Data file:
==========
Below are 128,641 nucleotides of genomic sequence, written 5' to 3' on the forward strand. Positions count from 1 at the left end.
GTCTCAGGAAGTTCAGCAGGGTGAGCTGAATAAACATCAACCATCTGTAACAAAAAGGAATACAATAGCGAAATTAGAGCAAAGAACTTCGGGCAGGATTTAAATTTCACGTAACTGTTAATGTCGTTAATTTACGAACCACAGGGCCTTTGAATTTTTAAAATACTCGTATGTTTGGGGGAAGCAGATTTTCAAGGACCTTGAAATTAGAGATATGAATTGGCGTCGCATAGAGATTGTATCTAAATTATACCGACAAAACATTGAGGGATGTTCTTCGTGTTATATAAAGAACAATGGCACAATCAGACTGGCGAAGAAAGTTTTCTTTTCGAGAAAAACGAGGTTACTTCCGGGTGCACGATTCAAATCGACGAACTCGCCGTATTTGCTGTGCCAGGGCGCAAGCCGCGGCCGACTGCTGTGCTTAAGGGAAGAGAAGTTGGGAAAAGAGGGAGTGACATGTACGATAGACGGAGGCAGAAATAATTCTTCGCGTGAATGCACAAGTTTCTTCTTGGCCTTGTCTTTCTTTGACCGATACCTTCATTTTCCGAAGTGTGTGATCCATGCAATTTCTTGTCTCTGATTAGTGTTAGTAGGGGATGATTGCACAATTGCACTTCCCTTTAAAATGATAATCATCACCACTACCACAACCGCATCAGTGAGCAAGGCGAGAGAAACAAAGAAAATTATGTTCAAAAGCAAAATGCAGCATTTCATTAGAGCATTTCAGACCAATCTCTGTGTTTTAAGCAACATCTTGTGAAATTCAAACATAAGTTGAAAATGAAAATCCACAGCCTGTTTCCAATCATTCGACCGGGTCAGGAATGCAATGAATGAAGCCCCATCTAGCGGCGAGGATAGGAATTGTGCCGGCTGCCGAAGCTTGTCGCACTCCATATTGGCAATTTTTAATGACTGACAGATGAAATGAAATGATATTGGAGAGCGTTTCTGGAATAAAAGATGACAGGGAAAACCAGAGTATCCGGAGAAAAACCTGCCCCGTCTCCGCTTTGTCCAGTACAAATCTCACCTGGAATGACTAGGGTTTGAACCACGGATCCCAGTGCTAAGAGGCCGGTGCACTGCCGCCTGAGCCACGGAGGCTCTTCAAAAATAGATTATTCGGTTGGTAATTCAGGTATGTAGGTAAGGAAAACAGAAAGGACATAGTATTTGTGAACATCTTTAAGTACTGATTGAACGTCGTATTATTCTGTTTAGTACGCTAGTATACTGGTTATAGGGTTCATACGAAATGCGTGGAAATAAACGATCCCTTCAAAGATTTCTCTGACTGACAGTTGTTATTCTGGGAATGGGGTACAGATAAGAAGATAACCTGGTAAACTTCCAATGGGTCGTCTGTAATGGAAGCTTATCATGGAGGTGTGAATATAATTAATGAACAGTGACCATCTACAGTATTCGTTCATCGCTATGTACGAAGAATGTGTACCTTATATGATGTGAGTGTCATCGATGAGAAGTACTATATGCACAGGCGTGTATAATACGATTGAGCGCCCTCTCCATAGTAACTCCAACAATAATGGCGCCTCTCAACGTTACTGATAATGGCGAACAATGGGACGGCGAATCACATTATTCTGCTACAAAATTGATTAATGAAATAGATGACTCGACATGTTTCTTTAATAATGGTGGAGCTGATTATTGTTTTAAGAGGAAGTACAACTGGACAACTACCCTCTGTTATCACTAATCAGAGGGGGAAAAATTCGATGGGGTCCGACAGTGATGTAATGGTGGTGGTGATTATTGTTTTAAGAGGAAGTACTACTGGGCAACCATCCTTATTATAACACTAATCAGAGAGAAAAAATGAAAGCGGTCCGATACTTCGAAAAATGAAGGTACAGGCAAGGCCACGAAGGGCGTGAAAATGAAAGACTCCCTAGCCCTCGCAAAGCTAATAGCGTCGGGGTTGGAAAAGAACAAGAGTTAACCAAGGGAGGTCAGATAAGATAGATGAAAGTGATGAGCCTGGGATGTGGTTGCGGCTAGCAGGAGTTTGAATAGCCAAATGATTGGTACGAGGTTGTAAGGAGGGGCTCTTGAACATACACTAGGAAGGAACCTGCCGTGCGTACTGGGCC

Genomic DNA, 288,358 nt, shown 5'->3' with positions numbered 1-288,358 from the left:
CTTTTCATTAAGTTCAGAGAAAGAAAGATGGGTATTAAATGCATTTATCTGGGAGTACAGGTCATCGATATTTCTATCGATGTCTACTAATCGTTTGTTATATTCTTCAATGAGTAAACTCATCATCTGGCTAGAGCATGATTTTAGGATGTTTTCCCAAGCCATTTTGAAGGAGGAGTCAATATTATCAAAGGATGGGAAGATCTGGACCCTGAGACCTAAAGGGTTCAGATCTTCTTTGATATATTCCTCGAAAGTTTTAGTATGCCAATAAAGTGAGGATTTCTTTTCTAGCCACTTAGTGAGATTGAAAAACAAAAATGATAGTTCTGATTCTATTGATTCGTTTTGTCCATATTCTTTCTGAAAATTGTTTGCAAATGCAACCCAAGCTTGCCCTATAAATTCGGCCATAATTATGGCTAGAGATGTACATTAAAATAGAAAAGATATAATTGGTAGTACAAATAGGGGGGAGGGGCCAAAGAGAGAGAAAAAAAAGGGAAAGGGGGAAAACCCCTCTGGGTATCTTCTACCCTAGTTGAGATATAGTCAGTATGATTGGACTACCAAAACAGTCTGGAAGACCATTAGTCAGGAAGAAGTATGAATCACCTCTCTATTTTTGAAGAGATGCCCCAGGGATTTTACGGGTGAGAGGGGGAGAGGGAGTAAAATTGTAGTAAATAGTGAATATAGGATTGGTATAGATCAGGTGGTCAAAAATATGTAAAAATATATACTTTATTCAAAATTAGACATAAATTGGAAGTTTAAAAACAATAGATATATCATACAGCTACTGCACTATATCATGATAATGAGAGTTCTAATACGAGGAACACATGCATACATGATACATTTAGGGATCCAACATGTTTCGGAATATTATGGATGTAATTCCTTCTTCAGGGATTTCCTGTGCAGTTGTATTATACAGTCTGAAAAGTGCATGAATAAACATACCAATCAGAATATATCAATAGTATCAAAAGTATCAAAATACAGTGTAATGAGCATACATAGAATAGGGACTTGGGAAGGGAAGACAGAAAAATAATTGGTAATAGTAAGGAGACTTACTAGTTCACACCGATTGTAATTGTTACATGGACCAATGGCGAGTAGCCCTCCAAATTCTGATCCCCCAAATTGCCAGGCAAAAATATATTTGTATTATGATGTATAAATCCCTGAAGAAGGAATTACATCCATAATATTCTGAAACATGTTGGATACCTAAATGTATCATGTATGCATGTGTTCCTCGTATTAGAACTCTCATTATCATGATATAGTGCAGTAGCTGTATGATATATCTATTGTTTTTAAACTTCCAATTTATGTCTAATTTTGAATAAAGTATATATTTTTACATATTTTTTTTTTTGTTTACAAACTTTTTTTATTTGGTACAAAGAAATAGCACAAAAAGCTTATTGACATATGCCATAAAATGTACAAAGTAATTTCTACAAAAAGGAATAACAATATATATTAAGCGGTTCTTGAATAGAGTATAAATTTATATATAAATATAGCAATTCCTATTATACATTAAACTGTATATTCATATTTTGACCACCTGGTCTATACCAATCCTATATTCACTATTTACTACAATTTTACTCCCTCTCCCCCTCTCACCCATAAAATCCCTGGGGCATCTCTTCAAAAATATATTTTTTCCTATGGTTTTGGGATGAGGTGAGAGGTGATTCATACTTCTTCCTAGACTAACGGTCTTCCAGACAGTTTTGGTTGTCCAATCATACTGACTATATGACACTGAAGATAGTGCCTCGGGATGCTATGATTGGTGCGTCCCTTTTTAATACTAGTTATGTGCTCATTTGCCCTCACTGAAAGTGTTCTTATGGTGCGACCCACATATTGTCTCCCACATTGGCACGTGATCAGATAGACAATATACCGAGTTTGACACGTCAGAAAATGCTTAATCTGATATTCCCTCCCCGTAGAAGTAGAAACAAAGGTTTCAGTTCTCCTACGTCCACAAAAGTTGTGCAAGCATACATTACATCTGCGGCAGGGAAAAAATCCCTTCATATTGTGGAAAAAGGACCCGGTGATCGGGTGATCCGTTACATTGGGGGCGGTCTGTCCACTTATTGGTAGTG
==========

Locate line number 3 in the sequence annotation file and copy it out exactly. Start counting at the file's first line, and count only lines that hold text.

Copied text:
Genomic DNA, 288,358 nt, shown 5'->3' with positions numbered 1-288,358 from the left: